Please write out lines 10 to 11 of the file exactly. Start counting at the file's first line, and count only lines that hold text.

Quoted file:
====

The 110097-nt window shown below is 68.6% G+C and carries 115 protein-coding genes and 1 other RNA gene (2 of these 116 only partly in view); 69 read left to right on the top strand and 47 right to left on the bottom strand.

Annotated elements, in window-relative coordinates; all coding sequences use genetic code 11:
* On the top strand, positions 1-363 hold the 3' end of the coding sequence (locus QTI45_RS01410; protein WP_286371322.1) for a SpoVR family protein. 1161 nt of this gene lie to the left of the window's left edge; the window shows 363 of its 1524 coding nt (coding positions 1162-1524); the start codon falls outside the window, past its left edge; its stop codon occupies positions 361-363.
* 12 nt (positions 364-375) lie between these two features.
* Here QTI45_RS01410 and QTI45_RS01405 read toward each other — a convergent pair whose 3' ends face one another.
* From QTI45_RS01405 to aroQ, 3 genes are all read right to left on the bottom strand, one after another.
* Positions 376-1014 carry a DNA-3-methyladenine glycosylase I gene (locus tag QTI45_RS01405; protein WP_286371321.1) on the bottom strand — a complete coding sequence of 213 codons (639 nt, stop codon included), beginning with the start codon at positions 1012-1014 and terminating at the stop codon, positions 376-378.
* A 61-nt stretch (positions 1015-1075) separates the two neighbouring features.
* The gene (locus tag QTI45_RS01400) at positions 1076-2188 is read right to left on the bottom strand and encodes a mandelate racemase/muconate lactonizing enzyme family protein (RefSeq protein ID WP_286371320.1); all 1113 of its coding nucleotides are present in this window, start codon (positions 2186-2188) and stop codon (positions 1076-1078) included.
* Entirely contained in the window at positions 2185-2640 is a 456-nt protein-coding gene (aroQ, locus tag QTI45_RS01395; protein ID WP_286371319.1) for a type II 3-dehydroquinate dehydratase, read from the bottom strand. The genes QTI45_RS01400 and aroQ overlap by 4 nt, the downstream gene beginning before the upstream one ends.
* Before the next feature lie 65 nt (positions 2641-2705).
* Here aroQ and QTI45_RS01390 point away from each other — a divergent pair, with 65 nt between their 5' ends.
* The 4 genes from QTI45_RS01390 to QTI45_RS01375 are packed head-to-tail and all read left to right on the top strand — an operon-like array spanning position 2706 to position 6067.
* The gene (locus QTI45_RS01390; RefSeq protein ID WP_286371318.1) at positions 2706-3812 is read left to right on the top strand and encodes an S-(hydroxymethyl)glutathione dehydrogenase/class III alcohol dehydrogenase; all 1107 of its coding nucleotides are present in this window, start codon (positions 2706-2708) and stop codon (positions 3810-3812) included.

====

* Entirely contained in the window at positions 2185-2640 is a 456-nt protein-coding gene (aroQ, locus tag QTI45_RS01395; protein ID WP_286371319.1) for a type II 3-dehydroquinate dehydratase, read from the bottom strand. The genes QTI45_RS01400 and aroQ overlap by 4 nt, the downstream gene beginning before the upstream one ends.
* Before the next feature lie 65 nt (positions 2641-2705).